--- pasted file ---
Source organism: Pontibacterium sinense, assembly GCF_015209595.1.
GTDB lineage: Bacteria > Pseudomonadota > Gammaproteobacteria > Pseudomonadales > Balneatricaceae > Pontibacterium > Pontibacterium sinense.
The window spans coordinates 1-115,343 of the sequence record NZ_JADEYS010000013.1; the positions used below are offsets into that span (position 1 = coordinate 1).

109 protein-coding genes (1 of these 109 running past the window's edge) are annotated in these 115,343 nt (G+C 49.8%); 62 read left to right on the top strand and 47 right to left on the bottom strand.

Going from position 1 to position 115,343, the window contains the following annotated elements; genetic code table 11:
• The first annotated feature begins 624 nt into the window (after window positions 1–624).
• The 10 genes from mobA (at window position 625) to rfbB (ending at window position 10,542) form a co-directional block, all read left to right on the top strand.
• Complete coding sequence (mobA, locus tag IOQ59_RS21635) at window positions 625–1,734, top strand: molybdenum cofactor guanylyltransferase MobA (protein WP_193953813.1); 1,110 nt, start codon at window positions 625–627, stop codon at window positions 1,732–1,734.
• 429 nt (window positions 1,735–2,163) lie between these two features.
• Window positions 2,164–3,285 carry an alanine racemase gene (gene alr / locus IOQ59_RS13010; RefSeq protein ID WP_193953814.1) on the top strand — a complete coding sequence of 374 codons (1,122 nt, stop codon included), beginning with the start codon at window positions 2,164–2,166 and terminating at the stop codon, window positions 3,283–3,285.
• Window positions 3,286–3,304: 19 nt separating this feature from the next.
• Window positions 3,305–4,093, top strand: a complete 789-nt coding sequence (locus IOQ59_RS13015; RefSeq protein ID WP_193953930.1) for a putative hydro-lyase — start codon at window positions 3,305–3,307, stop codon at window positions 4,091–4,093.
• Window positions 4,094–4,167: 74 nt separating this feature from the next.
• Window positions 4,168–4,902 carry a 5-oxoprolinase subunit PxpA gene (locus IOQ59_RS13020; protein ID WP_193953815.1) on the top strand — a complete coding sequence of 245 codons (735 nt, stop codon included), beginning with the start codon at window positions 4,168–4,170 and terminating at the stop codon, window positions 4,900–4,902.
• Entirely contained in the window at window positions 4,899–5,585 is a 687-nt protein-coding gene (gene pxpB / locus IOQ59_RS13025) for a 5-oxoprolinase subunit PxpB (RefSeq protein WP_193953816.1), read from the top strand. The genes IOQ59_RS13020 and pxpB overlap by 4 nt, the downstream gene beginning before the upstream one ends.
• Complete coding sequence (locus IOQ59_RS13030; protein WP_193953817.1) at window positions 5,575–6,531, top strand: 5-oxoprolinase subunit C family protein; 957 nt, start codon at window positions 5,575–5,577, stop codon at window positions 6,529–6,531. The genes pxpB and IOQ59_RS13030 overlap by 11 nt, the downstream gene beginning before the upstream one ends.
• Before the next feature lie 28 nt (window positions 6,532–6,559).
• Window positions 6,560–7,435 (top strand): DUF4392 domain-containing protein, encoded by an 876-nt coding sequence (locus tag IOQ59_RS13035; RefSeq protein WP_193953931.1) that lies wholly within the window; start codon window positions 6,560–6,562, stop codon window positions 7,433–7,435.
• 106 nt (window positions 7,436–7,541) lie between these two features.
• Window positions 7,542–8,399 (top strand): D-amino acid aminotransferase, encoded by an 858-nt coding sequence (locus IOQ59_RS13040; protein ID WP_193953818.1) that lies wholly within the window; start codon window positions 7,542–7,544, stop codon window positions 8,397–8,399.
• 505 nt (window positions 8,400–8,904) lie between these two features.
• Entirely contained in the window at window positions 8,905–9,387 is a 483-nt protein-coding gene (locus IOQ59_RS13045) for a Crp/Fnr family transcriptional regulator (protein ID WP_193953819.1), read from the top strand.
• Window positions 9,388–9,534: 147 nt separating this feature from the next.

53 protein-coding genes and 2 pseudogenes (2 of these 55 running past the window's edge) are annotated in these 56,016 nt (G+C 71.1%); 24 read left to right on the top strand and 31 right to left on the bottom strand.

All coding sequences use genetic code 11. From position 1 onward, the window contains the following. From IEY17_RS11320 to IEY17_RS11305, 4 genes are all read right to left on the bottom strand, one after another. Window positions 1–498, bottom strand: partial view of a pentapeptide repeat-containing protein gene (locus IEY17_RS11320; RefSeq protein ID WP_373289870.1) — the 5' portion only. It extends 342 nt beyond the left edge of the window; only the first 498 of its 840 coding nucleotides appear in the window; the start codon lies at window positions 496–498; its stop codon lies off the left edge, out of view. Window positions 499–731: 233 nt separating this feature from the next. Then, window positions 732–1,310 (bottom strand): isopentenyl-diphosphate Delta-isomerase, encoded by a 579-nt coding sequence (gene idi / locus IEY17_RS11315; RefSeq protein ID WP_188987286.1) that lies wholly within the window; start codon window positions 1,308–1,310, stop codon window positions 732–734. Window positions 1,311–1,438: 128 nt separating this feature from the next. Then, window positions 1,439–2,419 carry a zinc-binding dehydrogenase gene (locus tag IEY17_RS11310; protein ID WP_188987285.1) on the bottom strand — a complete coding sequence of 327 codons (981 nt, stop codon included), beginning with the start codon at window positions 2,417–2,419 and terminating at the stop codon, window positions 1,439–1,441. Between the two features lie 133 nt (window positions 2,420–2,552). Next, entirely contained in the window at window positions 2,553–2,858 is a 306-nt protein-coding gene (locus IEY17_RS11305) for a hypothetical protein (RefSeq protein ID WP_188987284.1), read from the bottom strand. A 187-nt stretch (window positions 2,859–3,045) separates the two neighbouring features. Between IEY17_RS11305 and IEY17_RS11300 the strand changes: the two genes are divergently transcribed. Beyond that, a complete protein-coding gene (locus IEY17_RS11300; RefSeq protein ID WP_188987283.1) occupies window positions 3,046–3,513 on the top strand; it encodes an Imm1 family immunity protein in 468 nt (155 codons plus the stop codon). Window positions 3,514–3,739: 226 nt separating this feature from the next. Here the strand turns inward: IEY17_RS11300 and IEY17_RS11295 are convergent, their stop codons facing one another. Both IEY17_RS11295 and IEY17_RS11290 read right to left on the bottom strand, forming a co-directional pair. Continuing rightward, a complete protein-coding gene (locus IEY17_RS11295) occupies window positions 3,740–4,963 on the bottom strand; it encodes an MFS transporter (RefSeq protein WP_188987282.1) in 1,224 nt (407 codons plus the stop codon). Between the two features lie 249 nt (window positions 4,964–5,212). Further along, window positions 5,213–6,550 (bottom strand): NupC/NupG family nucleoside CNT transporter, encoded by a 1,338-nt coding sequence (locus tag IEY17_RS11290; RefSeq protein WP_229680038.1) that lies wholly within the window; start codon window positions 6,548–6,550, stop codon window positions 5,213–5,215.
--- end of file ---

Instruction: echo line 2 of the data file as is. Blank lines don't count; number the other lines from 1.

GTDB lineage: Bacteria > Pseudomonadota > Gammaproteobacteria > Pseudomonadales > Balneatricaceae > Pontibacterium > Pontibacterium sinense.